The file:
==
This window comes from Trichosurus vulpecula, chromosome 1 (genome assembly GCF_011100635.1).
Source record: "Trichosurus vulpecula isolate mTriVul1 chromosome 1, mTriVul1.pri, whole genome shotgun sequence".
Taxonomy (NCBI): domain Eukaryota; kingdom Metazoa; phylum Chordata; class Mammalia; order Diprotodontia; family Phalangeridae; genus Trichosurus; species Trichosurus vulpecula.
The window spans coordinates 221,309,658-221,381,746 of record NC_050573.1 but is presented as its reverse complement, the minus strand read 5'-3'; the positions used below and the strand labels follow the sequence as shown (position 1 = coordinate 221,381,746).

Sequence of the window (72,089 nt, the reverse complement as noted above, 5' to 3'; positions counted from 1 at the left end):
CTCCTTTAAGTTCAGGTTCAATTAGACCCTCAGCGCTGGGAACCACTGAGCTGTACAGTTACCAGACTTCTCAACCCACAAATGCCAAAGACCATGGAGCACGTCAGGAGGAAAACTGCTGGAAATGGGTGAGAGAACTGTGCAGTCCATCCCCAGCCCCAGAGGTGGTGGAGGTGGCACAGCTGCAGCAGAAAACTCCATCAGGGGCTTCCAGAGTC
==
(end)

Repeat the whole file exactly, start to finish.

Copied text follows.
This window comes from Trichosurus vulpecula, chromosome 1 (genome assembly GCF_011100635.1).
Source record: "Trichosurus vulpecula isolate mTriVul1 chromosome 1, mTriVul1.pri, whole genome shotgun sequence".
Taxonomy (NCBI): domain Eukaryota; kingdom Metazoa; phylum Chordata; class Mammalia; order Diprotodontia; family Phalangeridae; genus Trichosurus; species Trichosurus vulpecula.
The window spans coordinates 221,309,658-221,381,746 of record NC_050573.1 but is presented as its reverse complement, the minus strand read 5'-3'; the positions used below and the strand labels follow the sequence as shown (position 1 = coordinate 221,381,746).

Sequence of the window (72,089 nt, the reverse complement as noted above, 5' to 3'; positions counted from 1 at the left end):
CTCCTTTAAGTTCAGGTTCAATTAGACCCTCAGCGCTGGGAACCACTGAGCTGTACAGTTACCAGACTTCTCAACCCACAAATGCCAAAGACCATGGAGCACGTCAGGAGGAAAACTGCTGGAAATGGGTGAGAGAACTGTGCAGTCCATCCCCAGCCCCAGAGGTGGTGGAGGTGGCACAGCTGCAGCAGAAAACTCCATCAGGGGCTTCCAGAGTC